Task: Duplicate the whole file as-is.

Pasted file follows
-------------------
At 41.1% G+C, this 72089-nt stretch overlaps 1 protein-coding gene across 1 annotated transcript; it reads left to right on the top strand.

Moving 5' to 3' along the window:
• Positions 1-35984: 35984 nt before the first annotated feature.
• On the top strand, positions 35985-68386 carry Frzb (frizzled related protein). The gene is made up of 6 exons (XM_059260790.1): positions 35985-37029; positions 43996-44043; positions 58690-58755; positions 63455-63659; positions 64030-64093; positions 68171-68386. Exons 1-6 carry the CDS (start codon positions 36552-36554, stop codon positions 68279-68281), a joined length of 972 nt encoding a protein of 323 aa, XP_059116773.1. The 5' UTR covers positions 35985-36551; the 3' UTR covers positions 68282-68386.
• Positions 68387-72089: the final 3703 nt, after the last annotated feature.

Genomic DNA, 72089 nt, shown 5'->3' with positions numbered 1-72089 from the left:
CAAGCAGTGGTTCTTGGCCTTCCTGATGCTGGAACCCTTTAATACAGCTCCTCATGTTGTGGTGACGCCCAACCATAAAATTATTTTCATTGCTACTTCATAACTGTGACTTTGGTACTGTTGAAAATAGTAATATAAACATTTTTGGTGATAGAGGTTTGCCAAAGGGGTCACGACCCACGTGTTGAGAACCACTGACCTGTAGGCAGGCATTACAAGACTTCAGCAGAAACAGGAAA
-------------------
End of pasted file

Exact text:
At 41.1% G+C, this 72089-nt stretch overlaps 1 protein-coding gene across 1 annotated transcript; it reads left to right on the top strand.

Moving 5' to 3' along the window:
• Positions 1-35984: 35984 nt before the first annotated feature.
• On the top strand, positions 35985-68386 carry Frzb (frizzled related protein). The gene is made up of 6 exons (XM_059260790.1): positions 35985-37029; positions 43996-44043; positions 58690-58755; positions 63455-63659; positions 64030-64093; positions 68171-68386. Exons 1-6 carry the CDS (start codon positions 36552-36554, stop codon positions 68279-68281), a joined length of 972 nt encoding a protein of 323 aa, XP_059116773.1. The 5' UTR covers positions 35985-36551; the 3' UTR covers positions 68282-68386.
• Positions 68387-72089: the final 3703 nt, after the last annotated feature.

Genomic DNA, 72089 nt, shown 5'->3' with positions numbered 1-72089 from the left:
CAAGCAGTGGTTCTTGGCCTTCCTGATGCTGGAACCCTTTAATACAGCTCCTCATGTTGTGGTGACGCCCAACCATAAAATTATTTTCATTGCTACTTCATAACTGTGACTTTGGTACTGTTGAAAATAGTAATATAAACATTTTTGGTGATAGAGGTTTGCCAAAGGGGTCACGACCCACGTGTTGAGAACCACTGACCTGTAGGCAGGCATTACAAGACTTCAGCAGAAACAGGAAA